it would necessarily call into question any judgment. The
court therefore dismisses plaintiff's complaint for lack
complaint also fails to state a claim for additional reasons.
First, he brings this action against Ms. Mitchell for her
actions as a county attorney. A prosecutor is entitled to
immunity for her actions taken as prosecutor. See Imbler
v. Pachtman, 424 U.S. 409, 431 (1976) (“[I]n
initiating a prosecution and in presenting the State's
case, the prosecutor is immune from a civil suit for damages
under § 1983.”). This immunity extends to all
activities that are “intimately associated with the
judicial . . . process.” Id. at 430-31;
see also Scott v. Hern, 216 F.3d 897, 908 (10th Cir.
2000). Here, plaintiff complains of Ms. Mitchell's
actions associated with her role in bringing charges against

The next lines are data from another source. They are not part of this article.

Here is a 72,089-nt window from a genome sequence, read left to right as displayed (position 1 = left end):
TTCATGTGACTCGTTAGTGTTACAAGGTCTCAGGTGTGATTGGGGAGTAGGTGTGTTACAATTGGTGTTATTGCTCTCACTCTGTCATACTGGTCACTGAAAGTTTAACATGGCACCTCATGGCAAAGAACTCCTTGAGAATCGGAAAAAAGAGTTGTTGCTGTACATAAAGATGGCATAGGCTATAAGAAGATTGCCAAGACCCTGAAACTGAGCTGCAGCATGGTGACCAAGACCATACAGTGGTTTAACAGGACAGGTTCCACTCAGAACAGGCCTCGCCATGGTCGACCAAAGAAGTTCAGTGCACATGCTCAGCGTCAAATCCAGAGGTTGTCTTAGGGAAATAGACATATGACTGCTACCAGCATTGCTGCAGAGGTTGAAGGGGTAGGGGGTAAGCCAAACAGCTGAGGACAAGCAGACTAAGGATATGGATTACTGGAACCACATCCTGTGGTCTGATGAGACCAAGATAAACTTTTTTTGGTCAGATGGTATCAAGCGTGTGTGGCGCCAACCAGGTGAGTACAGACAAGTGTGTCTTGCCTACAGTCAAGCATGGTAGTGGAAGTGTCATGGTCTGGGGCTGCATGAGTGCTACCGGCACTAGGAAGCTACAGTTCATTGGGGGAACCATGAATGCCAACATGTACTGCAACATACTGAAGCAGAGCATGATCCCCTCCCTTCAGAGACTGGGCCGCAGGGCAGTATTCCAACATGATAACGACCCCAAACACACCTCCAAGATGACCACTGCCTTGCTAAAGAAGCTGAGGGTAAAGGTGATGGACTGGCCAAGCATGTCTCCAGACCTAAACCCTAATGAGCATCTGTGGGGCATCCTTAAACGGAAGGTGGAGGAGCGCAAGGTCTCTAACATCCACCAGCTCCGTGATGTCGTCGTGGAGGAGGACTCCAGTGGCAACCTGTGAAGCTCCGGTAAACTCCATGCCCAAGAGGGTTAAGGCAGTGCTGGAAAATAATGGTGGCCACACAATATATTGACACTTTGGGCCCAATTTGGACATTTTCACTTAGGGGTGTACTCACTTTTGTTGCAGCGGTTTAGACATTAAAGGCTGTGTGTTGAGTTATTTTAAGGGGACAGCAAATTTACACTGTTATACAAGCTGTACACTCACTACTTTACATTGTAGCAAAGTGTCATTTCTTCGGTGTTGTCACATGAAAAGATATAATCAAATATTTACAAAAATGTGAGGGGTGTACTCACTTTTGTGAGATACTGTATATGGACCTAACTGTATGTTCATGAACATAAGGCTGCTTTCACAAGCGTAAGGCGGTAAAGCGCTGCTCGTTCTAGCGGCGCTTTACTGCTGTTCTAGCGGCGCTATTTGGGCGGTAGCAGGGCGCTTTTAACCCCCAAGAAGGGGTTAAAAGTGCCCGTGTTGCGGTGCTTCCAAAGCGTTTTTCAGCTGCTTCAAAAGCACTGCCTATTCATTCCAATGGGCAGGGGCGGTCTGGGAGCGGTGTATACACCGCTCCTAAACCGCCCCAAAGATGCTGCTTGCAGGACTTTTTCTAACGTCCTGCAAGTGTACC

plaintiff, and her actions therefore fall within this grant
of immunity. Cf. Imbler, 424 U.S. at 428-29 (holding
that a prosecutor is immune from § 1983 liability for
plaintiff's remaining claims against Mr. Lagerman, the
court dismisses them because there is no allegation that Mr.
Lagerman is a state actor. Plaintiff brings his claims
pursuant to 42 U.S.C. § 1983, and such claims must be
against state actors. Am. Mfrs. Mut. Ins. Co. v.
Sullivan, 526 U.S. 40, 50 (1999) (stating that private
conduct, “no matter how discriminatory or wrongful,
” is not redressable by a § 1983 claim) (citation
omitted). From plaintiff's papers, it appears that Mr.
Lagerman is plaintiff's neighbor.
plaintiff asks this court to institute criminal charges
against the named defendants. This is not permitted.
Presley v. Presley, 102 F. App'x 636, 636 (10th
Cir. 2004) (“[W]e hold that such an order would
improperly intrude upon the separation of powers.”).
of these reasons, as well as the reasons stated in Judge
Gale's order, the court adopts the Report and
Recommendation of Judge Gale and dismisses this case under
the standards of 28 U.S.C. § 1915, Fed.R.Civ.P.
12(b)(1), and Rule 12(b)(6).
THEREFORE ORDERED that “Motion for Documents Prepare[d]
in Layman's Form” (Doc. 8) is ...